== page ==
Blood Sugar Spikes

Stephanie Watson wrote an article highlighting information from Joan Bardsley, RN and CDE, who is an assistant vice president at MedStar Health Research Institute.  Many people are asking the question of why their blood sugar spikes in the morning.  The following is Joan’s answer.

Many factors can be the reason for a high reading in the morning.

Take a look at your food first.  What was it that you ate the night before?  If you ate much more than you usually eat, or if the amount of food was more than your medications are made to handle, this can affect the a.m. reading. You medicine could be another cause.  If those meds aren’t lasting through the night, or the dose isn’t high enough to keep your blood sugar in check these are other reasons.

person holding donut


One possibility is what happens in the body naturally in response to low blood sugar.  The body releases stored sugar that is mainly from the liver when your blood sugar drops and then overcompensates.  If the level drops in the middle of the night, this overproduction of sugar can cause a high level in the morning and is called the Somogyi effect.  When it is low, eat about 15 grams of carbs and then wait 15 minutes before repeating the process.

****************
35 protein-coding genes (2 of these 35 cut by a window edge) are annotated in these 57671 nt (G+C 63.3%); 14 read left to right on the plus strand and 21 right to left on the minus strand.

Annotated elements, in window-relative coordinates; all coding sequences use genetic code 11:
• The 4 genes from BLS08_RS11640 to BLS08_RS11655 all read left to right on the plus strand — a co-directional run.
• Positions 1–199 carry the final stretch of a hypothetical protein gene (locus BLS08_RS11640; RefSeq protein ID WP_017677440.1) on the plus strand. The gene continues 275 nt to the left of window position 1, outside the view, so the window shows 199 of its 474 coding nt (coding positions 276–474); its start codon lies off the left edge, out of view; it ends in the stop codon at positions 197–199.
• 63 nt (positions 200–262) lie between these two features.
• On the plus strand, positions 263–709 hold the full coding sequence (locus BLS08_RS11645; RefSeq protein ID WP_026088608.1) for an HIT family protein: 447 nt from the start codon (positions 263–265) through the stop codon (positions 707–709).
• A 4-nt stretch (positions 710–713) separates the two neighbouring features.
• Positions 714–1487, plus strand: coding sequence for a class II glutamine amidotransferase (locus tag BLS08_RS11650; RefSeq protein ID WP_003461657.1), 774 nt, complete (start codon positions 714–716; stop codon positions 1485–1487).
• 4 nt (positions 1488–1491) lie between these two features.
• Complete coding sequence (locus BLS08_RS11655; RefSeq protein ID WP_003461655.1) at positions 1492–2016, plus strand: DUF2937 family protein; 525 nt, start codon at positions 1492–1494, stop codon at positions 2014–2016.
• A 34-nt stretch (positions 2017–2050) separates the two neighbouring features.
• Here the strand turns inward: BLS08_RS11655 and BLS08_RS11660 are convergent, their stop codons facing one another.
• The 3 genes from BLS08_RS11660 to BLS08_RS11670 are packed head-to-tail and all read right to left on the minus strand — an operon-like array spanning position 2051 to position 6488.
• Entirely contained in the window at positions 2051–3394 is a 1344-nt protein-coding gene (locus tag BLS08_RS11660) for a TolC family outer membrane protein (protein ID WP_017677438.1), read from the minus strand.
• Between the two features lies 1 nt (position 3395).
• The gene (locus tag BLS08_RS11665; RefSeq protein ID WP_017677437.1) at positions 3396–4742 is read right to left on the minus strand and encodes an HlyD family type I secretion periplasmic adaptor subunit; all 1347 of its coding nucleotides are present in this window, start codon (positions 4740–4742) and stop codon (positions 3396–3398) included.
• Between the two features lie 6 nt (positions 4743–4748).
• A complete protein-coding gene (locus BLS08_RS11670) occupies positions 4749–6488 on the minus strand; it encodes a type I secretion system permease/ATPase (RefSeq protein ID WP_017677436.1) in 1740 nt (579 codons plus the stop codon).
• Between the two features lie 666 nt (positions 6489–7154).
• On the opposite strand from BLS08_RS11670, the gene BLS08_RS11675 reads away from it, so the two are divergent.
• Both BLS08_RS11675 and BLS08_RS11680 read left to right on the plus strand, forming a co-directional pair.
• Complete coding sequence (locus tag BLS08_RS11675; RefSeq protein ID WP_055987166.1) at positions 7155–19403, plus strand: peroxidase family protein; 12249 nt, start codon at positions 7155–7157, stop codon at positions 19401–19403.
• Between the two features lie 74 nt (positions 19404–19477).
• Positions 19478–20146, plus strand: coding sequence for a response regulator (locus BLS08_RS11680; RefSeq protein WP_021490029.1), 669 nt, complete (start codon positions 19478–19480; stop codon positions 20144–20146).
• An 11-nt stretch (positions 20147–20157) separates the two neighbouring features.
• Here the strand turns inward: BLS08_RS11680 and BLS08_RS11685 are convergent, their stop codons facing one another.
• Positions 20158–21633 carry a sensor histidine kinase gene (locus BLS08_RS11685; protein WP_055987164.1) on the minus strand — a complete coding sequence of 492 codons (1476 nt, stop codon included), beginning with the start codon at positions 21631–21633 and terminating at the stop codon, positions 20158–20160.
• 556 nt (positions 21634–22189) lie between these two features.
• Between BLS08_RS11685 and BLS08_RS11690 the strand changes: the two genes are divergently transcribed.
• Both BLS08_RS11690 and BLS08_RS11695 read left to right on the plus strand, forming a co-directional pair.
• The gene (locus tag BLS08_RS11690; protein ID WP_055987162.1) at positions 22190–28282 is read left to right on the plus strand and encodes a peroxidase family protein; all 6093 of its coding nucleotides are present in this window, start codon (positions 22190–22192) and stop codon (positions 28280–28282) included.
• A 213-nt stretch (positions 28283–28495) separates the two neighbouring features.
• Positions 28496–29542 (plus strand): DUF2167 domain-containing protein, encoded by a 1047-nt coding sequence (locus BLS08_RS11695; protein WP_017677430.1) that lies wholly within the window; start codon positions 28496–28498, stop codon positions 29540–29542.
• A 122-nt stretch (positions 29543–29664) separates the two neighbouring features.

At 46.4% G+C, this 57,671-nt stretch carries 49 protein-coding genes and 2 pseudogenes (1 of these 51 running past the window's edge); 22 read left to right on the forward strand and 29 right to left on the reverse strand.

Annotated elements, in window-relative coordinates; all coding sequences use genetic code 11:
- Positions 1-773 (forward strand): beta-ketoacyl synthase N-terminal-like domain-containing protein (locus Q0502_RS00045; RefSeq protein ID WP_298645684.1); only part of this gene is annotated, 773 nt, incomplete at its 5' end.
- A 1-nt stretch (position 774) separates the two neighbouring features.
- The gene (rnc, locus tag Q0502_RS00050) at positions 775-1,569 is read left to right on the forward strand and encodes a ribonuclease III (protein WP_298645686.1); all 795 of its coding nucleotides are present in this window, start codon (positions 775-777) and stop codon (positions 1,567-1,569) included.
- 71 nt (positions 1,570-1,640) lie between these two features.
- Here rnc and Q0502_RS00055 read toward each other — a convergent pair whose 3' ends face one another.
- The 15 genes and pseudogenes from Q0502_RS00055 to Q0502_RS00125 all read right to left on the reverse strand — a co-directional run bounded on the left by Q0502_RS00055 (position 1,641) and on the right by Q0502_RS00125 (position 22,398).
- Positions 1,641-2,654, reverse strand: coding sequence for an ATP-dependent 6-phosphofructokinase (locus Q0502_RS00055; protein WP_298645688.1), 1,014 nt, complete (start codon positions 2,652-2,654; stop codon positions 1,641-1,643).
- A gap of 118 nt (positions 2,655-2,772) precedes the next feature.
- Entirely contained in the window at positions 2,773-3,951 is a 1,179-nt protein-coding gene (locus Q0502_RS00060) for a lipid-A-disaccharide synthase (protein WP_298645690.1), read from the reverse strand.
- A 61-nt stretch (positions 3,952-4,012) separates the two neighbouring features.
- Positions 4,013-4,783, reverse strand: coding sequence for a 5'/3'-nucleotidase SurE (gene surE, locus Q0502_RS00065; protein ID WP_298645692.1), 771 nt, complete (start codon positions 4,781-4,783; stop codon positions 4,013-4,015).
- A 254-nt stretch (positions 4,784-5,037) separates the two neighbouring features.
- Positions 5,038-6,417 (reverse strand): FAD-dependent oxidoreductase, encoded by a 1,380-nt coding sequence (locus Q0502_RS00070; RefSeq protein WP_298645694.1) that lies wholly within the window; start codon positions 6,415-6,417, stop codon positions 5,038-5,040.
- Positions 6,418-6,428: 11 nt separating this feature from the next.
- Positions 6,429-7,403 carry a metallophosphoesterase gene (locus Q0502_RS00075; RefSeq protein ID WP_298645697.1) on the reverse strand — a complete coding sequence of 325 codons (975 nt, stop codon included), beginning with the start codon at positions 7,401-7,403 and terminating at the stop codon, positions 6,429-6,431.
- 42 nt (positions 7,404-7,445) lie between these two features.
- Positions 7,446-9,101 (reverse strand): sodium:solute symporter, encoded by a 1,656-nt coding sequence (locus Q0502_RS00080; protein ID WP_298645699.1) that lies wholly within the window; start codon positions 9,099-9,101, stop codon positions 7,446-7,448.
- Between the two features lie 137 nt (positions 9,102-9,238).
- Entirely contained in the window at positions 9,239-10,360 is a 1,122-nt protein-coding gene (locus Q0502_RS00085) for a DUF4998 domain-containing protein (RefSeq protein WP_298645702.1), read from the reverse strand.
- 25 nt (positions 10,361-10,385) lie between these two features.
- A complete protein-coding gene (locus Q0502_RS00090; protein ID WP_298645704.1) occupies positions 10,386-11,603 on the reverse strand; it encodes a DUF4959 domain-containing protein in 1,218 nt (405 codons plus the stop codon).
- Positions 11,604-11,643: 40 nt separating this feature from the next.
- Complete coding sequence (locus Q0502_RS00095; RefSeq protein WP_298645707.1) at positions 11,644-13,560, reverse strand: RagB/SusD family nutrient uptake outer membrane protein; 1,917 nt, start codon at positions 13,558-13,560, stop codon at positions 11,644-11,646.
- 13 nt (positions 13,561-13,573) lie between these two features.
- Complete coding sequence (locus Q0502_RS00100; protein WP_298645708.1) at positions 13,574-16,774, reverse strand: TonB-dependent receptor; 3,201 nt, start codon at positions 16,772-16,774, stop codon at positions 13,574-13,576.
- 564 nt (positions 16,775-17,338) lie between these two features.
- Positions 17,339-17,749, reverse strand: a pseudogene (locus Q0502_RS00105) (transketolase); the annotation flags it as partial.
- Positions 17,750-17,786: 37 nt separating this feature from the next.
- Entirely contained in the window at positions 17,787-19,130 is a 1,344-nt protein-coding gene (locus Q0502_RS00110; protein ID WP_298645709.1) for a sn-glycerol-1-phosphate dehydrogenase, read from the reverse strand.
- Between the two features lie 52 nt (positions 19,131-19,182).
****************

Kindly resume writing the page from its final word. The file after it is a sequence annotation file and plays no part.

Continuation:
The spike could also be due to the release of hormones between 4 a.m. and 7 a.m. that will raise blood sugar.  The body needs to balance these high hormone levels by making more insulin and when it can’t, your blood sugar will be high.  Timing of your medicine might need to be managed.

Having high blood sugar in the morning has the risk that it can raise your average blood sugar levels, as measure on the hemoglobin A1c test.  Beginning with a high count in the morning means you’ll have to work harder to keep your blood sugar controlled.

Ask your diabetes educator and doctor when to call the office or adjust your medicine dose if your blood sugar is over a certain level for a predetermined amount of time.

Your team can help you create a diabetes plan and will also help to adjust that plan.  Diabetes can change overtime and may need adjusting.

Dr Fredda Branyon